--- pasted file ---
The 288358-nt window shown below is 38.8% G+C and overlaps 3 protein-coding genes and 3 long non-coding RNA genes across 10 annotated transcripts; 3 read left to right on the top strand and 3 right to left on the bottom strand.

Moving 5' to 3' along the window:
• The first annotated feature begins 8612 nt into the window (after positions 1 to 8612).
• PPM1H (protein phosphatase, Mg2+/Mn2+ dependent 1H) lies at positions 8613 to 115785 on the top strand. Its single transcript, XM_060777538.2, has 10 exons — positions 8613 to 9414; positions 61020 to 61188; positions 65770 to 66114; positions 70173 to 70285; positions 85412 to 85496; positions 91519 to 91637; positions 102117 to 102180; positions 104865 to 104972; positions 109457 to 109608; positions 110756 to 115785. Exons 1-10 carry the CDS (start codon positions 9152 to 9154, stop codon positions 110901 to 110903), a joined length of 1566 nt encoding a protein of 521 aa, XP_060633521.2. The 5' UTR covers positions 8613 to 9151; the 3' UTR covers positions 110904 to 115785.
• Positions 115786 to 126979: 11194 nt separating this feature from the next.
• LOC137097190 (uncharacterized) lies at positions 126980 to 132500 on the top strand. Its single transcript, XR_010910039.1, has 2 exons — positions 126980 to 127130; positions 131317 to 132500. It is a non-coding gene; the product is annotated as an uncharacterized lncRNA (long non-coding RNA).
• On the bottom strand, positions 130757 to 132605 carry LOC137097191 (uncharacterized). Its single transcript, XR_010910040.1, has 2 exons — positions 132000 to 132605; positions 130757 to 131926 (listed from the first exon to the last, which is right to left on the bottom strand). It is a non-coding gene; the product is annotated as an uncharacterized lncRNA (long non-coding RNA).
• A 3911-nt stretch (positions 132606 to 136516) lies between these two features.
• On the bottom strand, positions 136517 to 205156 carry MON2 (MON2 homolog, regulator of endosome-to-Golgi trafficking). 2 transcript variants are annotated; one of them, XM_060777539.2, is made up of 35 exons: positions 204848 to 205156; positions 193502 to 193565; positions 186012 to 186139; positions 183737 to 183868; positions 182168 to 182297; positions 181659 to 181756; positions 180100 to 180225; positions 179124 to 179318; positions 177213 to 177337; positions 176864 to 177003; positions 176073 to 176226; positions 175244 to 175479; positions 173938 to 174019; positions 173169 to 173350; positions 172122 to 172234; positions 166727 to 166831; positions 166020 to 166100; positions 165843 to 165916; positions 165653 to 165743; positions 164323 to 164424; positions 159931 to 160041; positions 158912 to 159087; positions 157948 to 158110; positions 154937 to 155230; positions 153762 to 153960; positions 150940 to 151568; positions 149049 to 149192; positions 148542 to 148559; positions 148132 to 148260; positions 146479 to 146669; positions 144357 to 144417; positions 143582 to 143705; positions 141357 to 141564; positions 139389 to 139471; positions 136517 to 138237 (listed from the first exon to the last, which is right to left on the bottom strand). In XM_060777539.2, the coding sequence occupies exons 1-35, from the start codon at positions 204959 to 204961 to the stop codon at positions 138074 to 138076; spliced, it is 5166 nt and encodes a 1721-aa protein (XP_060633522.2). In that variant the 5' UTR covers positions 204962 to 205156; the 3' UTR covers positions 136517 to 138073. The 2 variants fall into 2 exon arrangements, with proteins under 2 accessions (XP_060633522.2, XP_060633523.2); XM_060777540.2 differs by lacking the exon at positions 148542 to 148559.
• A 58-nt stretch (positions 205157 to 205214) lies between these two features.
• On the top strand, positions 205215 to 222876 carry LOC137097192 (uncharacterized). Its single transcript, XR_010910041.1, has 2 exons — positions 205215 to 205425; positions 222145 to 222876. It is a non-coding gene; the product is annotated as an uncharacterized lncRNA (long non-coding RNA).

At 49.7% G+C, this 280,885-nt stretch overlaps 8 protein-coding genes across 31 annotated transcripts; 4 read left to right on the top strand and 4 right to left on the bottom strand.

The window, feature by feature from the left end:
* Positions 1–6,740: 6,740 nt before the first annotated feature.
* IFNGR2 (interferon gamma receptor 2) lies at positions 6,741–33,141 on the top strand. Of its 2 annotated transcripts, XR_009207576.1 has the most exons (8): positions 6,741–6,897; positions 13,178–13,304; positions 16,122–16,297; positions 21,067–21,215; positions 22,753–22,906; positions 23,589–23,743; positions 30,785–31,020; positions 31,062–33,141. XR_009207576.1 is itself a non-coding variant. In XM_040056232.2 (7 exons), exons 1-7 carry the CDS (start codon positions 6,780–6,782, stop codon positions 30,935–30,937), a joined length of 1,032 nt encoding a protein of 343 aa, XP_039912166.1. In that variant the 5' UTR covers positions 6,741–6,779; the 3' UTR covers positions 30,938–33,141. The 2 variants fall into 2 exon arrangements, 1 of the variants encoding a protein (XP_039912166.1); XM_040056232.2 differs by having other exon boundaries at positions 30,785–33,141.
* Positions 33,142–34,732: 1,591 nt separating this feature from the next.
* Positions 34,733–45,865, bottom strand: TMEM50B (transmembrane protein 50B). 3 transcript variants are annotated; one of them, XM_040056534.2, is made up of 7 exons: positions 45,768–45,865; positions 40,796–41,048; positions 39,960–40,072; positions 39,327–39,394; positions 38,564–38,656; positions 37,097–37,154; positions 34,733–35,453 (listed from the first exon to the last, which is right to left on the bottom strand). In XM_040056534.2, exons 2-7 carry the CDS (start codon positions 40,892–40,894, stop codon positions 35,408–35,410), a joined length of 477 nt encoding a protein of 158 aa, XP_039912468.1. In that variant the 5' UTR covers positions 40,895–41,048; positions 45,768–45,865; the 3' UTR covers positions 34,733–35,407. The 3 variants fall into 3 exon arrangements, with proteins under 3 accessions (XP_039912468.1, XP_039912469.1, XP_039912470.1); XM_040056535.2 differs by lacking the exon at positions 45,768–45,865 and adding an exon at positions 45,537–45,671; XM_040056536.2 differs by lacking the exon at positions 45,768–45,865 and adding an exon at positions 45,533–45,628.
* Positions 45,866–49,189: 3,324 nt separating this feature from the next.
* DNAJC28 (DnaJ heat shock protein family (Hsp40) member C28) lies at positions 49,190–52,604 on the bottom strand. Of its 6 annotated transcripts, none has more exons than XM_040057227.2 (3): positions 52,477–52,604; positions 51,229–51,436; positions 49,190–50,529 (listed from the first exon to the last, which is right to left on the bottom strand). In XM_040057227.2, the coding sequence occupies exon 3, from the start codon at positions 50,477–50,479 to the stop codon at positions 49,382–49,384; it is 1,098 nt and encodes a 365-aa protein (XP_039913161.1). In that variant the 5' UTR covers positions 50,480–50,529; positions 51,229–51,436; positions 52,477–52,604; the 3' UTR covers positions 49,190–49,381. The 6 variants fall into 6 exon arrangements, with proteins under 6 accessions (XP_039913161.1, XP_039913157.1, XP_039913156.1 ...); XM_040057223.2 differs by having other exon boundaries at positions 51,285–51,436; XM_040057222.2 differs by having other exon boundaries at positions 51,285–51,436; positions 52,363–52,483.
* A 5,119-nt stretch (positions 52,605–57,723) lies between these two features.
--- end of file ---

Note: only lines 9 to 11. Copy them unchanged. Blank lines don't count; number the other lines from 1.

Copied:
• On the bottom strand, positions 136517 to 205156 carry MON2 (MON2 homolog, regulator of endosome-to-Golgi trafficking). 2 transcript variants are annotated; one of them, XM_060777539.2, is made up of 35 exons: positions 204848 to 205156; positions 193502 to 193565; positions 186012 to 186139; positions 183737 to 183868; positions 182168 to 182297; positions 181659 to 181756; positions 180100 to 180225; positions 179124 to 179318; positions 177213 to 177337; positions 176864 to 177003; positions 176073 to 176226; positions 175244 to 175479; positions 173938 to 174019; positions 173169 to 173350; positions 172122 to 172234; positions 166727 to 166831; positions 166020 to 166100; positions 165843 to 165916; positions 165653 to 165743; positions 164323 to 164424; positions 159931 to 160041; positions 158912 to 159087; positions 157948 to 158110; positions 154937 to 155230; positions 153762 to 153960; positions 150940 to 151568; positions 149049 to 149192; positions 148542 to 148559; positions 148132 to 148260; positions 146479 to 146669; positions 144357 to 144417; positions 143582 to 143705; positions 141357 to 141564; positions 139389 to 139471; positions 136517 to 138237 (listed from the first exon to the last, which is right to left on the bottom strand). In XM_060777539.2, the coding sequence occupies exons 1-35, from the start codon at positions 204959 to 204961 to the stop codon at positions 138074 to 138076; spliced, it is 5166 nt and encodes a 1721-aa protein (XP_060633522.2). In that variant the 5' UTR covers positions 204962 to 205156; the 3' UTR covers positions 136517 to 138073. The 2 variants fall into 2 exon arrangements, with proteins under 2 accessions (XP_060633522.2, XP_060633523.2); XM_060777540.2 differs by lacking the exon at positions 148542 to 148559.
• A 58-nt stretch (positions 205157 to 205214) lies between these two features.
• On the top strand, positions 205215 to 222876 carry LOC137097192 (uncharacterized). Its single transcript, XR_010910041.1, has 2 exons — positions 205215 to 205425; positions 222145 to 222876. It is a non-coding gene; the product is annotated as an uncharacterized lncRNA (long non-coding RNA).